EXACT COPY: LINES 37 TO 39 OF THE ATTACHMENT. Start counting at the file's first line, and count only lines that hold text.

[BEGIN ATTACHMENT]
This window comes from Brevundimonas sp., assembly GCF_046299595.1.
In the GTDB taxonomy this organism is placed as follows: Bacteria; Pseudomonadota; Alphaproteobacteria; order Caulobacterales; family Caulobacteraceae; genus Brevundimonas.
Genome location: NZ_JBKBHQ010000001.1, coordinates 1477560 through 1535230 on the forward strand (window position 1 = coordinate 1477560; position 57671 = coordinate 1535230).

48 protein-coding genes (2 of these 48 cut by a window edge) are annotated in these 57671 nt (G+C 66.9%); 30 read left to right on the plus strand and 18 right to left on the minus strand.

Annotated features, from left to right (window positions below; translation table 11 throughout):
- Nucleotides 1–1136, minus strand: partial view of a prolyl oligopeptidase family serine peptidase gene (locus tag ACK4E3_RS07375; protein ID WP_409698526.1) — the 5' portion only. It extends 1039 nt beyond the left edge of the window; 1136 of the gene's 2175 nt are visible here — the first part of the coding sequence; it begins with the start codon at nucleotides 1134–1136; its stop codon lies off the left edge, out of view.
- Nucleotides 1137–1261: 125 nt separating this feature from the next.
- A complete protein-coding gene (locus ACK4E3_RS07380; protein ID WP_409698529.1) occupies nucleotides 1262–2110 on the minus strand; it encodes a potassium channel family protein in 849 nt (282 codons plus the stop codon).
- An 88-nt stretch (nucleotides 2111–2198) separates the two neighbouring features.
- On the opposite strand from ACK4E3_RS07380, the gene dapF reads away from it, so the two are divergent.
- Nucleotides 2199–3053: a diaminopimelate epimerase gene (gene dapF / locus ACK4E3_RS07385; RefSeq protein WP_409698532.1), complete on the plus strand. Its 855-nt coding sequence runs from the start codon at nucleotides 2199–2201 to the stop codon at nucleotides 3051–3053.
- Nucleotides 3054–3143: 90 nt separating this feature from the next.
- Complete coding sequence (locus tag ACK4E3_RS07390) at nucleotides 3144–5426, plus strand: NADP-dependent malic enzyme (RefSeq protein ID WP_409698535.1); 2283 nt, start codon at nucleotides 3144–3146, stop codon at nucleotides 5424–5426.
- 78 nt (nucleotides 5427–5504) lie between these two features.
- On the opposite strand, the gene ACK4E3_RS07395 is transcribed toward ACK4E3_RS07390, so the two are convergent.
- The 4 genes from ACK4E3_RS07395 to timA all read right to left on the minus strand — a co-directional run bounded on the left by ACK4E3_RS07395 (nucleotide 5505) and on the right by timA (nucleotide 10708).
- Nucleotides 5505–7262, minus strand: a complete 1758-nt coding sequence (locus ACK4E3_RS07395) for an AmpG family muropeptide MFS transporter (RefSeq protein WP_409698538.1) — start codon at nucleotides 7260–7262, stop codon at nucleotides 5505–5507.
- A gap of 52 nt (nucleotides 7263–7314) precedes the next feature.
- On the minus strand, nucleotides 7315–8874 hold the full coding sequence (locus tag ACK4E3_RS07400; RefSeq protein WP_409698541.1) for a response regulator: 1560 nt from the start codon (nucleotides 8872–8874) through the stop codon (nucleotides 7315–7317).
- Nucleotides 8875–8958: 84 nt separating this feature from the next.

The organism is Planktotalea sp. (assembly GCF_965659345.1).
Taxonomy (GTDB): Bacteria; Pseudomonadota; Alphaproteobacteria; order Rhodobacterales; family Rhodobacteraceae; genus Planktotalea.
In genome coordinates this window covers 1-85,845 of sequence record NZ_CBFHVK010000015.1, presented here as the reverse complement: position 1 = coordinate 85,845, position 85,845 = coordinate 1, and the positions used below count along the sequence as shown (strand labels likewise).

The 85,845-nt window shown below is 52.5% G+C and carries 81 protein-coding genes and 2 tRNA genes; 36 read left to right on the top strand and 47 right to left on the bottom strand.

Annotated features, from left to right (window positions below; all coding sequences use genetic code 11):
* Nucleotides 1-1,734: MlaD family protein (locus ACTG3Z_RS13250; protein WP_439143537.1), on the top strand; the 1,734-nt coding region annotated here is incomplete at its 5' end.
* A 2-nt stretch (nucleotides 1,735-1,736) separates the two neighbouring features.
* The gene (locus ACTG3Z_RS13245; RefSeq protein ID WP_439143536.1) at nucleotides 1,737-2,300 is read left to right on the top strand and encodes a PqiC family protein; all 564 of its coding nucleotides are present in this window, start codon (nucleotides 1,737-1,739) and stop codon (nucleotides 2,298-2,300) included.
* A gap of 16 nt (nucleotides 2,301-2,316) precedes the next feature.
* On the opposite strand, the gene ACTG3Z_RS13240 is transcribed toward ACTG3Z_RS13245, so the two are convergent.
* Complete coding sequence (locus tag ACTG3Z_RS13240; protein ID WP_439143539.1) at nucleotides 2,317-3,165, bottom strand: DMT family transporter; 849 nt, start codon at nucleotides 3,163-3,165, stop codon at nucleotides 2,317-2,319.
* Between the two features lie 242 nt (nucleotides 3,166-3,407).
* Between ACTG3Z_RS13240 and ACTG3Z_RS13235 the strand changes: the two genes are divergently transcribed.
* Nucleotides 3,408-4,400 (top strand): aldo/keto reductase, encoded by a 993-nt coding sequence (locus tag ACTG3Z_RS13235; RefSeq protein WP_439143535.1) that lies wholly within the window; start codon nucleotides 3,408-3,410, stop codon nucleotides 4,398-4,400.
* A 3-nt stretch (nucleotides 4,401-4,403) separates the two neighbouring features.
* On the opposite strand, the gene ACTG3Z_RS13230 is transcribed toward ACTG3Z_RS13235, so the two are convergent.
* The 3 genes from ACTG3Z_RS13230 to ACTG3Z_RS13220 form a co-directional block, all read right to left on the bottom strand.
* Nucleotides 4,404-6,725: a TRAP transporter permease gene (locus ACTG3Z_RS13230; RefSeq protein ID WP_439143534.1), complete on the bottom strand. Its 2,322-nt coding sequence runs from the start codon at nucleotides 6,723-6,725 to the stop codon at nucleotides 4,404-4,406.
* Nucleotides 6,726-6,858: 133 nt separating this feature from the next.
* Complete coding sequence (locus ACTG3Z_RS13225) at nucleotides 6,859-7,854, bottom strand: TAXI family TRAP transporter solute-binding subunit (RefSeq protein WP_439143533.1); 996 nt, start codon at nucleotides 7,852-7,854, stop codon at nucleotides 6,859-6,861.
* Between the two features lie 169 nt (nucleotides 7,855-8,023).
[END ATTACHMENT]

* The 3 genes from ACTG3Z_RS13230 to ACTG3Z_RS13220 form a co-directional block, all read right to left on the bottom strand.
* Nucleotides 4,404-6,725: a TRAP transporter permease gene (locus ACTG3Z_RS13230; RefSeq protein ID WP_439143534.1), complete on the bottom strand. Its 2,322-nt coding sequence runs from the start codon at nucleotides 6,723-6,725 to the stop codon at nucleotides 4,404-4,406.
* Nucleotides 6,726-6,858: 133 nt separating this feature from the next.